6 Productivity Killers and How to Avoid Them

What is the key to keeping productive? Seek out and be aware of your productivity killers and figure out ways around them.Do you have days where you just feel like you got nothing done? Or does your to-do list seem to continually grow to an overwhelming length?

Some days and weeks it can feel impossible to achieve everything you’d like to. Plus, as the list grows, our productivity levels seem to go down, not up. Moreover, with our minds constantly embedded in our technology, distractions lurk at every moment of the day.

In our digital world, our minds have been forced to be plugged in and on-the-go 24/7. Unfortunately, our ever-growing list of attention-grabbers can make it increasingly difficult to accomplish anything.

So, what is the key to keeping productive? Seek out and be aware of your productivity killers and figure out ways around them.

Here are six productivity killers and how you can avoid them.

1. Your Phone Notifications

Mobile phones. It seems hard to imagine life without being able to be in constant communication with one another. With the invention of smartphones came the ability to be connected all day-every day and the invention of myriad avenues of communication. From Instagram to Facebook to Snapchat and Twitter, the days of communicating through one form are long gone. Of course, that also means that you likely receive a multitude of notifications throughout your day.

When you’re working, this can become a constant distraction and productivity killer. As much as you might try to resist, our brains are wired to want to check that notification as soon as our phone buzzes, which can ultimately lead down a rabbit hole that has you wasting solid work time.

Moreover, even if you do ignore it, chances are that the sheer fact that you’re aware that you have a notification. So, how do you keep the distractions at bay? Try either putting on your do not disturb during work hours, restricting the notifications you receive through your settings, or use an app or software that can reroute notifications to one place that files them away for the moment you’re free.

2. A Cluttered Space

While this might not seem like it inherently messes with your productivity, you’d be surprised what clutter in your workspace or on your computer can do to your concentration. Now, that’s not to say that your space has to be spotless if certain things help trigger creativity, but to move or put away items that aren’t being of some use.

Too many things can be a source of distraction, and if you do err on the tidier side, a source of anxiety until it’s taken care of.  Take a few minutes every Monday or halfway through your week to clear up your desktop, both digitally and physically.

3. Being Confined

Let’s be honest, no one loves sitting in a cubicle day after day. That feeling of being enclosed, and usually in a stark environment with fluorescent lighting, can begin to feel a little claustrophobic after a while. Being stuck in your cubicle has a tendency to make you feel antsy and lacking inspiration.

Unfortunately, unless you get promoted or change jobs, there’s likely not much you can do about your work space. But, there are ways to combat your cubicle space. Make sure you get up at least once a day to go outside and enjoy the outdoors, or if you really can’t leave, be sure to take a loop around the office to get your juices flowing again.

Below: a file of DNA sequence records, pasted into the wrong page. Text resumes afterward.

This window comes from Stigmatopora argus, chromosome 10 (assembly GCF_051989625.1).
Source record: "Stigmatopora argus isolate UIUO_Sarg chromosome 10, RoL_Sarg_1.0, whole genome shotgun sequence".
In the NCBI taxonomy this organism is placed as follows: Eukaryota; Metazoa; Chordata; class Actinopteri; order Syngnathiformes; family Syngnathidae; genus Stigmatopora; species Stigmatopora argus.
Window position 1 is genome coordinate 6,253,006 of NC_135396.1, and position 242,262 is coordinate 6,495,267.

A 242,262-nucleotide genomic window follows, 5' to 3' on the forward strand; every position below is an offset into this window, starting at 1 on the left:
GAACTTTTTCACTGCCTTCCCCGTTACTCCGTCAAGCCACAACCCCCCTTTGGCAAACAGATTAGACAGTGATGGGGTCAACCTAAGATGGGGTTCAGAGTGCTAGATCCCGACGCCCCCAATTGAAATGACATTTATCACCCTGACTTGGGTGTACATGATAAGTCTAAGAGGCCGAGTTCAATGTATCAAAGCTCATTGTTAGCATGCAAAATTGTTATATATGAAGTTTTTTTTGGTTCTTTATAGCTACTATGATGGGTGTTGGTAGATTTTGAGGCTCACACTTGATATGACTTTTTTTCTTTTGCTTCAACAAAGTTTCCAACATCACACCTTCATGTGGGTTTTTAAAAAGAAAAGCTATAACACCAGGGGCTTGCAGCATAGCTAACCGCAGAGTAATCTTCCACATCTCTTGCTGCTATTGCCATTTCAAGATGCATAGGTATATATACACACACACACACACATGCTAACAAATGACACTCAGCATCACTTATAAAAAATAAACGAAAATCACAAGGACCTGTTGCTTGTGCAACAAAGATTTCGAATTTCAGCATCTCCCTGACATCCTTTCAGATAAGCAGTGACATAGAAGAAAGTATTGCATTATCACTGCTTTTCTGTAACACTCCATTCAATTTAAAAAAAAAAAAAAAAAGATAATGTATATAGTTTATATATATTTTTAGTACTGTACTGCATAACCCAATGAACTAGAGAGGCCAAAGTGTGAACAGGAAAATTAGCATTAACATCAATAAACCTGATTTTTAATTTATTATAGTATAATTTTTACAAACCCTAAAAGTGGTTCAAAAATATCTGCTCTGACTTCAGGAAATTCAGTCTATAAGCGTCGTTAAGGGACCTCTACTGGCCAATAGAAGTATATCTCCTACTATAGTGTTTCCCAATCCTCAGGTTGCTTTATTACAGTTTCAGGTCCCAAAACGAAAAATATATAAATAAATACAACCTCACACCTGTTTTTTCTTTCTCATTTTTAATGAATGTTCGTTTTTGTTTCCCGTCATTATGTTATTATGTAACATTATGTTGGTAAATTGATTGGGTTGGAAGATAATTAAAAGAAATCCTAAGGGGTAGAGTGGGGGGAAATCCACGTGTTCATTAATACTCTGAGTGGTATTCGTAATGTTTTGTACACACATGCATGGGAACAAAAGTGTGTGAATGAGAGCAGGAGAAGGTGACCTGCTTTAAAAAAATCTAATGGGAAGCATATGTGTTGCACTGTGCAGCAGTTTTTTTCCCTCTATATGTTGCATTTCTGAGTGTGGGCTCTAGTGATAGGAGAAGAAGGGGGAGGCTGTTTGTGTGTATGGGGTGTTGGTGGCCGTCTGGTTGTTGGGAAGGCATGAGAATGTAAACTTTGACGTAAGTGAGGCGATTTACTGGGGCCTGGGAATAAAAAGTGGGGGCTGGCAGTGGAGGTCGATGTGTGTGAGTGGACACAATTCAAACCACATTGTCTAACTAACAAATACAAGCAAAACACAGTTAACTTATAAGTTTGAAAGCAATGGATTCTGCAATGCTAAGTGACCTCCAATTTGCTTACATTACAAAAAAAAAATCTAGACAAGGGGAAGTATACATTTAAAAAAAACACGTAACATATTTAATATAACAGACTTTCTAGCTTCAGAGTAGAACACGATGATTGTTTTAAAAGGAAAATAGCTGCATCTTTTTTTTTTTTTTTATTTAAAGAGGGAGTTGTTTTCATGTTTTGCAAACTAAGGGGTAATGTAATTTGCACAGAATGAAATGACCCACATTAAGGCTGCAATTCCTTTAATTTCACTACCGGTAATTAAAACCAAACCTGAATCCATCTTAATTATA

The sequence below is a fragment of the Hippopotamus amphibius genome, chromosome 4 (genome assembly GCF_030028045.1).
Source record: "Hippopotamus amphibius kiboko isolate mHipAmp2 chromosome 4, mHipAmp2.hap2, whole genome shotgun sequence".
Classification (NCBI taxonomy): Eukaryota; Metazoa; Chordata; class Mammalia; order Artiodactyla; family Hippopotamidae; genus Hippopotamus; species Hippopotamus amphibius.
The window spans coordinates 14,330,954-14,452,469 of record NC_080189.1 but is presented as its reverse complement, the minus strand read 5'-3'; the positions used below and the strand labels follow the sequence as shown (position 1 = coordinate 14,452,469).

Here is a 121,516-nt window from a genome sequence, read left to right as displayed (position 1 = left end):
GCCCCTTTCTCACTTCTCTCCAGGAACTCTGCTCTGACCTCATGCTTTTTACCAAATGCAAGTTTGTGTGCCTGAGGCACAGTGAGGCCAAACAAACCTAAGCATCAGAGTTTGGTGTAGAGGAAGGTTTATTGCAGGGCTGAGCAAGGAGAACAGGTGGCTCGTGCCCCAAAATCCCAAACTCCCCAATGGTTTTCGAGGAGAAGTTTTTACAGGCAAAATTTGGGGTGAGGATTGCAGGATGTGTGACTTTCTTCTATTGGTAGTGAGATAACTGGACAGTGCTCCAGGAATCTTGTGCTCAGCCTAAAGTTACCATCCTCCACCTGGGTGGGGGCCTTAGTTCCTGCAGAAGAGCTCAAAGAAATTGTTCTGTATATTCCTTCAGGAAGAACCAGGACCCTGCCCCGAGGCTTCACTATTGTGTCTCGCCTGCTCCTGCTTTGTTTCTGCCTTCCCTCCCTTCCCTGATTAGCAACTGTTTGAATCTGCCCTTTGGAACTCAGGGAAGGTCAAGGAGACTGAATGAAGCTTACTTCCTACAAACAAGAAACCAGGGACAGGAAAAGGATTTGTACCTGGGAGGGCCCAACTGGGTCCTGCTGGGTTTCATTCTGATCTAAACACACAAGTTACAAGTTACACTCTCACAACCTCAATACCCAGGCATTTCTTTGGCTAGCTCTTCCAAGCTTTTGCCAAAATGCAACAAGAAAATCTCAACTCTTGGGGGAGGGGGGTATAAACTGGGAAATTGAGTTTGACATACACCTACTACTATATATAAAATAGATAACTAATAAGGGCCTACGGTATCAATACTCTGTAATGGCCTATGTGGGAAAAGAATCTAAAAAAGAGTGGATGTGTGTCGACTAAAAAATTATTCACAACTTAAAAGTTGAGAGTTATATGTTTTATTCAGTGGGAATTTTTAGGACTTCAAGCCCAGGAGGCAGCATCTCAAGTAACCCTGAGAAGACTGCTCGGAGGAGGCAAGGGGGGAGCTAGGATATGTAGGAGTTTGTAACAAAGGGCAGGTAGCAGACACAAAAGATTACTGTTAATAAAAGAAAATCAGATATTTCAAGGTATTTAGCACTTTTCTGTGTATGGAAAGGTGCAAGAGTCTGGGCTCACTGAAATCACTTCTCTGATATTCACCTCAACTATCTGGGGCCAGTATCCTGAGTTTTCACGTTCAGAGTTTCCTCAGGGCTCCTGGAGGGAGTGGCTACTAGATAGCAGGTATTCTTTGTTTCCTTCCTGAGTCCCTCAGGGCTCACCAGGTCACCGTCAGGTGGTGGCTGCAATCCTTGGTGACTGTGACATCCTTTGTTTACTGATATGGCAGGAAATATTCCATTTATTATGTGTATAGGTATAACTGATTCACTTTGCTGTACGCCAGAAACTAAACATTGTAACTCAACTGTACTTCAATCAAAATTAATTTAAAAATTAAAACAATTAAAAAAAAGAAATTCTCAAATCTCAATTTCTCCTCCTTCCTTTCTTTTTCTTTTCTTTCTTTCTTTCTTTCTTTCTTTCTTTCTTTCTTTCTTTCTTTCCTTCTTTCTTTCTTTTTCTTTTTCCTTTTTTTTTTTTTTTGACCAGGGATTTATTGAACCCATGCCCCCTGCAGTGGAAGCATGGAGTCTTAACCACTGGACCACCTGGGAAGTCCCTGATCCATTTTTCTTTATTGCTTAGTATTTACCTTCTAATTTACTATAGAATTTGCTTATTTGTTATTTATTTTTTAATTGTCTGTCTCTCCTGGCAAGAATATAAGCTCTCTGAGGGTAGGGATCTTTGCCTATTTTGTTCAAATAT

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4. Constant Interruption or Noise

Unless you have an office of your own, you probably hear all of the on goings of those around you. And even with an office, most co-workers likely interrupt you throughout the day. Even if it doesn’t bother you necessarily, sitting in constant noise and interruption can make it extremely difficult to concentrate on the task at hand.

If possible, make an effort to find spaces away from the noise, like an open conference room or private space. And if that’s not possible, investing in a good pair of noise-cancelling headphones can be a savior.

Furthermore, if constant interruptions from co-workers is your problem, it might be a good idea to let them know when you’d like not to be bothered or set aside specific times when you can sit down and meet.

5. Little Breaks

Whether you take a smoke break or a snack one, you might not realize that what you’re really doing is procrastinating your work. After all, we usually do these things when we’re bored or looking to find something else to do.

If you really need to take a break, then do so, but be sure you’re keeping these trips few and far between and that you’re not just using them as a way to put off your to-do list.

6. Emails & Social Media

Just like with your phone, we live in an era where people expect you to be connected 100 percent of the time every day. And while you probably need to respond to emails, that doesn’t mean that you need to be checking them every minute. For if you do, you could be wasting valuable time that should be used for other, more pressing needs.

Instead, set aside a time each day to respond to emails and organize your inbox, but be brief in your response. If you can’t, then a meeting might be a better way to respond. Moreover, be sure to unsubscribe from any junk or miscellaneous emails that’ll only take up your time.

The same goes for social media. Leave it for a time when you aren’t working on important projects or even better, wait until you get home. If it’s really a problem for you, you might want to consider a site blocker.

It seems as though we seek out distraction whenever we’re trying to concentrate. And unfortunately, our world seems to make procrastinating easier and easier. That being said, be aware of the things that consistently kill your productivity and take steps to work around them. You might find that you can get a lot done if you do.

What do you do when you’re having a hard time being productive?